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I have two pipes from the floor to connect the radiator into. Current one has bizarre bends added on one side so wider one fits in, but I want to change it to "designers" one that would nicely fit between these pipes with standard valves.

Question is then, how to calculate the width of the radiator to fit knowing the distance between pipes?

Monster

I want to get rid of that monstrosity. I found drain valve outside the house.

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  • Please ask one question per post. That's standard across SE. Why would you need to calculate the width of a device?
    – isherwood
    Commented May 23 at 18:19
  • Pictures will help, but usually you change the pipes to fit the rad, not change the rad to fit the pipes.
    – crip659
    Commented May 23 at 18:40
  • I'd like to avoid chiseling my screed and these buried pipes are covered with kind of mastic and very hard to solder - it's very costly to move them. Commented May 24 at 9:44
  • I've added photo. Commented May 24 at 9:50

1 Answer 1

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The first step is to measure the pipe centres. This is the distance between the centre lines of the pipes coming out of the floor on each side of the radiator. Measuring the centre accurately can be a little tricky, so usually it is easier to measure the same edge on both pipes (e.g. the right hand side of both pipes, or the left hand side of both) which will be the same distance.

One you know the pipe centres, you need to factor in the size of the valves. Assuming you are using right-angle TRVs like the onces shown, typically this is ~45-50mm per valve (i.e. one each side of the radiator). So if the pipe centre distance was 1300mm, you would typically want a 1200mm radiator (1200 + 50 + 50 = 1300).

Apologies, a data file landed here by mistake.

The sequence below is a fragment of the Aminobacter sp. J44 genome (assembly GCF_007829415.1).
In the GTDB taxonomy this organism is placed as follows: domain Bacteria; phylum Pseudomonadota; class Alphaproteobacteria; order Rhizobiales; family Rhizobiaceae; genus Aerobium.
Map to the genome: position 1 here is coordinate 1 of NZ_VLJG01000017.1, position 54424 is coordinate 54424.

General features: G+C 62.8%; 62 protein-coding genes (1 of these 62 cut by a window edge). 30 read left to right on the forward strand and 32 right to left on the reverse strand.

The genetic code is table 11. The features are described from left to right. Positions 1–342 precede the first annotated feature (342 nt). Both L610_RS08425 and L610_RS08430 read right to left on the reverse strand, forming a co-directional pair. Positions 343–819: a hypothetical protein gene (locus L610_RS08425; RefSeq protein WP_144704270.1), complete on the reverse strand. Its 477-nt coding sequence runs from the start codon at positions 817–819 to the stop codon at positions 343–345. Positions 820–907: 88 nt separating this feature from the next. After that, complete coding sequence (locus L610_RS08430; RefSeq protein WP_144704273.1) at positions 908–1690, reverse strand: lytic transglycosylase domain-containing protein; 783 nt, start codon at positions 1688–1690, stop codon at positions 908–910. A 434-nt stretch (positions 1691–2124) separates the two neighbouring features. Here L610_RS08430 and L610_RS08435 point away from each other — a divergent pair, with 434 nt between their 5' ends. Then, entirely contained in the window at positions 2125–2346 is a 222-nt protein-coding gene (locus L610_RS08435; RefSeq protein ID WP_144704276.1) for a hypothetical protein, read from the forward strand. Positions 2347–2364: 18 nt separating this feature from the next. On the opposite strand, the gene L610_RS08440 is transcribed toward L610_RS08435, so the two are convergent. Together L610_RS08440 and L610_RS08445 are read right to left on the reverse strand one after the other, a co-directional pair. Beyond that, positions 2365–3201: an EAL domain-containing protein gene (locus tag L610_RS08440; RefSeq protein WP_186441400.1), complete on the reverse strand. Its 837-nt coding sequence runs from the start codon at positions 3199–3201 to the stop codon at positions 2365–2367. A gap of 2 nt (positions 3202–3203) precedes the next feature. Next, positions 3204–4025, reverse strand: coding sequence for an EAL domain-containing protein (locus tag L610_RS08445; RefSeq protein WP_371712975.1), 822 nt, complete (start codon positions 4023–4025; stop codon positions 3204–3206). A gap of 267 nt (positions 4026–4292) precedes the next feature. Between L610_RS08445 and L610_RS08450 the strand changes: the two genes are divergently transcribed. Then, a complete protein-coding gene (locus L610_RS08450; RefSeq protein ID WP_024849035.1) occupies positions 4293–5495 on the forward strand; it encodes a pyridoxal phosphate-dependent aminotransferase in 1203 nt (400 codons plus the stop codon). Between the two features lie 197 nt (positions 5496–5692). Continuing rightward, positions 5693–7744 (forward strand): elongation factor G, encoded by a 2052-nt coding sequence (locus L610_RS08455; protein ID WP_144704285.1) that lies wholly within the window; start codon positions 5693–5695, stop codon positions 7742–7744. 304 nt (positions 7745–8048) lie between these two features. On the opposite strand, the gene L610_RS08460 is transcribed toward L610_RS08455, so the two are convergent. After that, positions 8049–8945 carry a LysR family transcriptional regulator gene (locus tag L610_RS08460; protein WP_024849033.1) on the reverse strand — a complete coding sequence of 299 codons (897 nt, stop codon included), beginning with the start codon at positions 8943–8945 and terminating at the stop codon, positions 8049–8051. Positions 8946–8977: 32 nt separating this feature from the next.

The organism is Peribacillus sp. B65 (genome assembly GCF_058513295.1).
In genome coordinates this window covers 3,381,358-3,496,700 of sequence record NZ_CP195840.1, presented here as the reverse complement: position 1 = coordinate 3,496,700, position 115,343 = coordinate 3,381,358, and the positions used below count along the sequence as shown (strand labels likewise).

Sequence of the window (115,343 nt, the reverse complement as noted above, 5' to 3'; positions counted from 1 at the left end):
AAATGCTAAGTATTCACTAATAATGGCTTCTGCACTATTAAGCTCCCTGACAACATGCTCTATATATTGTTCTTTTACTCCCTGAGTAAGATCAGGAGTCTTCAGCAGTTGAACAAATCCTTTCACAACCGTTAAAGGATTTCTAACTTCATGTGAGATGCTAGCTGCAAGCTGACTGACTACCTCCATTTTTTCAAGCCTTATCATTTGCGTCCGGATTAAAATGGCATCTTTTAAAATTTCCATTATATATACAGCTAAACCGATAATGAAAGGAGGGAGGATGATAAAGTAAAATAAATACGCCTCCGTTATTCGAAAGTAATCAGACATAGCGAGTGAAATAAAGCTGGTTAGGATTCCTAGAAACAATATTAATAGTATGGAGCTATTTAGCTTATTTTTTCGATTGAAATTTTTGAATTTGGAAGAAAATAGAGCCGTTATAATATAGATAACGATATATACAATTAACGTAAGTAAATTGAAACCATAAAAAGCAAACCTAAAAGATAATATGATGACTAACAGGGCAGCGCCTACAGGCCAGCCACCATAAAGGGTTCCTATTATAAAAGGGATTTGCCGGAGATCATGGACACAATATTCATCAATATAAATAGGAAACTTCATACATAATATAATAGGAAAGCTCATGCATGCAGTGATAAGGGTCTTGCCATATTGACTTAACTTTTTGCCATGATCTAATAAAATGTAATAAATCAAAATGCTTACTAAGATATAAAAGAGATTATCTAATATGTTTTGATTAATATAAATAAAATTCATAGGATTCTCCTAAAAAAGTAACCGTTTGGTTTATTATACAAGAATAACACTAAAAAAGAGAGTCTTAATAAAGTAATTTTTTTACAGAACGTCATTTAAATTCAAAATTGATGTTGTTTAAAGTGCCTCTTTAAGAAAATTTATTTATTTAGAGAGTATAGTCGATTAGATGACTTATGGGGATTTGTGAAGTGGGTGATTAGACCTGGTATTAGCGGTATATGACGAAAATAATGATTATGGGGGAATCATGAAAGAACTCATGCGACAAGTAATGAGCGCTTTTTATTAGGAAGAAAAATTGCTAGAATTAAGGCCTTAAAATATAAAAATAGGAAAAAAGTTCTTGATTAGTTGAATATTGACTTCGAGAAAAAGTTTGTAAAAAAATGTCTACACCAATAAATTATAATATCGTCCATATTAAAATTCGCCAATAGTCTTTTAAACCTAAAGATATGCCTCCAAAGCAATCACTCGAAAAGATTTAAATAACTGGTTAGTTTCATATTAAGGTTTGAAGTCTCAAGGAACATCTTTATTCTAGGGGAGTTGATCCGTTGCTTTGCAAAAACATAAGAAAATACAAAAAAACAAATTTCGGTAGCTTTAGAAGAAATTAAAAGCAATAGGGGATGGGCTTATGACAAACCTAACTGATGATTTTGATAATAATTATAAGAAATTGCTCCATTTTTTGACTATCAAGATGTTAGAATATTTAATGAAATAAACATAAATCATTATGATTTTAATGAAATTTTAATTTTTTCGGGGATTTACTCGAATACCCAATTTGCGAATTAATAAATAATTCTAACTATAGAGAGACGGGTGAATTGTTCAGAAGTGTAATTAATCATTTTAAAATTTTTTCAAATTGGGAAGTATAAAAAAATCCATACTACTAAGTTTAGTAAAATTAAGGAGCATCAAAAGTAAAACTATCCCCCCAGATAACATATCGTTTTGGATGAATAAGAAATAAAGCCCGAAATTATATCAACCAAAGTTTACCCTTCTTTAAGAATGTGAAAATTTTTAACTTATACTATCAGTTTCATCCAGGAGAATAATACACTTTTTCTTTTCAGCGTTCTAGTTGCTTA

Radiators come in standard sizes, in the UK these are nowadays in metric, usually in 100mm increments (e.g. 500, 600, 800, 900, 1200 are common sizes). Depending on how old your plumbing is, it is quite likely you have an imperial sized pipe spacing, which don't match up with the modern widths. This would explain why somebody has build the extra section of pipework - to adapt the pipe spacing to a modern metric radiator.

If you are at imperial spacing, to compensate for this difference, you can either stick with the "monstrosity", or use a narrower radiator with either telescopic or extended length radiator tails. The tails are the section of pipe that screws into the ends of the radiator to convert to pipe (e.g. 1/2" BSP to 15mm). These allow the pipes to stay at the larger distance without the need for the "zig-zag" section. Be careful though as using a smaller radiator will reduce the thermal output, though modern radiators may be more efficient so this might not be an issue.

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  • Pipes are 15 mm, distance between centres are 1835 mm. Commented May 31 at 19:40
  • @MichałFita Most likely was originally a 69" radiator (old standard size). That would have been 1750mm plus 85mm for the valves would have given the 1835mm centres. When replaced they probably used an 1800mm rad, hence the zigzag. Using a 1700mm radiator with a pair of say 20mm radiator tail extensions would do the trick (1700 + 2 x (20 + 47.5) = 1835mm), or a 1700mm rad with some long telescopic valve tails. Commented May 31 at 19:56

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